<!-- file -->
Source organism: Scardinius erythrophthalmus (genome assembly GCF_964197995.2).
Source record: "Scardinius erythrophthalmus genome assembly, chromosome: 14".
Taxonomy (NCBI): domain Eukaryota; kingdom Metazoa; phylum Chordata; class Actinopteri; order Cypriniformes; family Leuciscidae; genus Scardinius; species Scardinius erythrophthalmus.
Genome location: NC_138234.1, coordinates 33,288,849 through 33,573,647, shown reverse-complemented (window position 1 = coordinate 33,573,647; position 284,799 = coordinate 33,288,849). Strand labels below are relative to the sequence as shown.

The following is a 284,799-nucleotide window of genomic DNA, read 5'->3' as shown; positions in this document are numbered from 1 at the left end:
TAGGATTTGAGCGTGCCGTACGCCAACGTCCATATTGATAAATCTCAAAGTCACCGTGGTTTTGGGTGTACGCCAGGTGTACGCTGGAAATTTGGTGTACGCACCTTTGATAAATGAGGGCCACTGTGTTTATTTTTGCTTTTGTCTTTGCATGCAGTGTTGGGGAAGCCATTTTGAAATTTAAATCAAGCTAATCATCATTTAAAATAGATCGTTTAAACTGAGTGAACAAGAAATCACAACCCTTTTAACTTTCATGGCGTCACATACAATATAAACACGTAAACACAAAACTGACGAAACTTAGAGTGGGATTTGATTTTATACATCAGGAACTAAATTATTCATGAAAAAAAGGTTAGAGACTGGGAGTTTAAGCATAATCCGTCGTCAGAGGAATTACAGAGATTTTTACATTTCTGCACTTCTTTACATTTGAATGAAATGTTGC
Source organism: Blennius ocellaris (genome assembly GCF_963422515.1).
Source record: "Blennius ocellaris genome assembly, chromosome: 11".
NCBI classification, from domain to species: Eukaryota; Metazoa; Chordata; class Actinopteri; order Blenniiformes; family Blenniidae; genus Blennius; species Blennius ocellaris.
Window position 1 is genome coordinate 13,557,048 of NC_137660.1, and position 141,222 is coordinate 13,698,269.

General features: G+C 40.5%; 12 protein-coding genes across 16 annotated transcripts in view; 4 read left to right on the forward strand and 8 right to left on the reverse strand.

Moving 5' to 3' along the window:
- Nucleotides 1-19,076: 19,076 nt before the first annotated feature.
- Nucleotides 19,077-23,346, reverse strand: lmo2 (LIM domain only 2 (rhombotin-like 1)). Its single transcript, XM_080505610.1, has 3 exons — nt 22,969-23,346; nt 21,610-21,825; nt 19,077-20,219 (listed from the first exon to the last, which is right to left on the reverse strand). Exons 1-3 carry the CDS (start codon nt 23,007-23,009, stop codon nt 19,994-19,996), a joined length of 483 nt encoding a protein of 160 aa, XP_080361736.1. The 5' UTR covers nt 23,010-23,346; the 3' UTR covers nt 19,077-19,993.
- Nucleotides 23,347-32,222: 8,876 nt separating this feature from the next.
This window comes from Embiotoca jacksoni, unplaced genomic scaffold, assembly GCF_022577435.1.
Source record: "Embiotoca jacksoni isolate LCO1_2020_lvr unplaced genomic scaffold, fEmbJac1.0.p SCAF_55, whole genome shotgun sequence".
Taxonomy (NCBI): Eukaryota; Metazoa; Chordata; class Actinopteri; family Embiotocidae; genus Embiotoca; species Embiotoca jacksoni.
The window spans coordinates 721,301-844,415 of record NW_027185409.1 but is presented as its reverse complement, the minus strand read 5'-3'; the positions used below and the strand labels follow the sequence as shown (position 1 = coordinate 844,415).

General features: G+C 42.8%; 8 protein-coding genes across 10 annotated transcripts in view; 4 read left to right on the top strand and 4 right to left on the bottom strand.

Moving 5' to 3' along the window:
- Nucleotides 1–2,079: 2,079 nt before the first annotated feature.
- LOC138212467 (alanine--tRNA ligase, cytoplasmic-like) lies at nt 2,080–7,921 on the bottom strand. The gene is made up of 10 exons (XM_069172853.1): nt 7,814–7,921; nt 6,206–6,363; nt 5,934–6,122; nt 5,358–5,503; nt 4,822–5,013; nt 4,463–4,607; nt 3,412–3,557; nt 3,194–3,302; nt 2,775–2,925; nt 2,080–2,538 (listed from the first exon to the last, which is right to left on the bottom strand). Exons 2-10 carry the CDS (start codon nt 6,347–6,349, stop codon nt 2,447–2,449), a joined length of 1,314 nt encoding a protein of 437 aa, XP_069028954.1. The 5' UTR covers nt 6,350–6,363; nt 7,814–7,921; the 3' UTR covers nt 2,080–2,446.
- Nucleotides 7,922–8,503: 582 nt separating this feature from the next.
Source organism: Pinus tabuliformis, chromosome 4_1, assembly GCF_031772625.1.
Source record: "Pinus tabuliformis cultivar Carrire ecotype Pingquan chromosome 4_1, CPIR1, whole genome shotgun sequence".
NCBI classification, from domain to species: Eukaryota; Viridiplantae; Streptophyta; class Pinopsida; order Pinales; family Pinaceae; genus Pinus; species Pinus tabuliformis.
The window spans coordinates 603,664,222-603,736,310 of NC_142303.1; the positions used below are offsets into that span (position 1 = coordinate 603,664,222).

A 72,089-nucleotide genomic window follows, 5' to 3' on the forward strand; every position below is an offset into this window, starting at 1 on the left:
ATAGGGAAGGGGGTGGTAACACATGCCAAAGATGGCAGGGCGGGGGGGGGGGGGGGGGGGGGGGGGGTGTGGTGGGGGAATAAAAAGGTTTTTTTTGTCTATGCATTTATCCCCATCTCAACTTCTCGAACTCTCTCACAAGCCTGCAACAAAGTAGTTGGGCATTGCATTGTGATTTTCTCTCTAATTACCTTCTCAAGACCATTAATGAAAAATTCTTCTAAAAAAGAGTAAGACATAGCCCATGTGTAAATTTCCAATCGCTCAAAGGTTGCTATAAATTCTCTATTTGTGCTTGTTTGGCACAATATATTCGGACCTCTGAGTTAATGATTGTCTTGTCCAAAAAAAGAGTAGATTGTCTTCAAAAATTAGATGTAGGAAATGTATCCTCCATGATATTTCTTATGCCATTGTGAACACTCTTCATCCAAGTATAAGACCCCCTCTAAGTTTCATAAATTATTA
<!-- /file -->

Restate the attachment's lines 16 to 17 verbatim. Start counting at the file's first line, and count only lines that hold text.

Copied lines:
This window comes from Embiotoca jacksoni, unplaced genomic scaffold, assembly GCF_022577435.1.
Source record: "Embiotoca jacksoni isolate LCO1_2020_lvr unplaced genomic scaffold, fEmbJac1.0.p SCAF_55, whole genome shotgun sequence".